Friday, 18 May 2012

'Fingerpainting' by Emma J. Lannie

We do it silently. We do it without really even looking. There’s just the expanse of us, blank, waiting.

I turn my back first. On the wall I watch the squares of sunlight move, wobble, as though the world outside is nervous and new. We are old hands at this now. We know the curves of letters much better than the Morse Code of our beginnings.

We started with constellations. Never the Plough. We used bears and swans and lions. And then we made up our own. Stairways and bumper cars and flowers. From there we progressed to seasons, the weather. He tapped out hailstones, gentle, all along the curve of my spine. I covered him in cloud all across his shoulder-blades. We got good.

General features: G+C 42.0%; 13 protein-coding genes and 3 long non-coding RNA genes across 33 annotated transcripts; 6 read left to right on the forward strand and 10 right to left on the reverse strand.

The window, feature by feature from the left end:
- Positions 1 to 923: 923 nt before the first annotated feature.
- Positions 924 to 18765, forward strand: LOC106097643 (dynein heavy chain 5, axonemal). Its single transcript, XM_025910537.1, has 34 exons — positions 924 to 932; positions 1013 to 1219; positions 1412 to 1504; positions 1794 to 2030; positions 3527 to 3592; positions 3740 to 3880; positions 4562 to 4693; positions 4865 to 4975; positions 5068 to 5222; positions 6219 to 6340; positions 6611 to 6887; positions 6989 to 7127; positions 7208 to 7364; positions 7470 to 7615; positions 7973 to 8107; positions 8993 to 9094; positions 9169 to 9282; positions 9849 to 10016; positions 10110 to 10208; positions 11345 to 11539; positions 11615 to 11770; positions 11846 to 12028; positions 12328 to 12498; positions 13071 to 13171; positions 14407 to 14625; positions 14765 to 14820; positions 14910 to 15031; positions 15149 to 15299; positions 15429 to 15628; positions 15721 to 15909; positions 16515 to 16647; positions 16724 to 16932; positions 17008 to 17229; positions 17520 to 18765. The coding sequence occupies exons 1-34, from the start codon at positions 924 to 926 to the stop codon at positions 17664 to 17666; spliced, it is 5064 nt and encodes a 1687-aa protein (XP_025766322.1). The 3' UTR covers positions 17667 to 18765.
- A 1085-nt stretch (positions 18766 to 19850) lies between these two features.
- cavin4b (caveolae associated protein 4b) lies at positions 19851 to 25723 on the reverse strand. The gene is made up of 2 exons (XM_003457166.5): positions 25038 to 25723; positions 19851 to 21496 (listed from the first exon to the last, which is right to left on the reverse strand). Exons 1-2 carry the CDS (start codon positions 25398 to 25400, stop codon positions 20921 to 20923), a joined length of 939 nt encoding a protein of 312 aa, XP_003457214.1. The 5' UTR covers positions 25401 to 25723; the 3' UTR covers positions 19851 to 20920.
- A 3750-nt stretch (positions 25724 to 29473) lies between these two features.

And then came the first soft swoops of the alphabet. From “h” and “i” on to “l” and “o” and “v” and more vowels and more consonants until our backs were filled with invisible scribblings.

He places his palm flat, signalling the space between a word. His breathing is quick. “M”, and slowly now “a” and then “r” and he thinks I haven’t got it, because he repeats that one. And then the tickly curl of a “y”. Palm flat. “M”. “E”. Palm flat. “Question mark”.

I let what he’s written sink in and turn slowly. He already has his back turned to me.

Palm flat. I breathe. My finger traces lightly the letter I want to write. And then, more definite, I begin making a “Y”.

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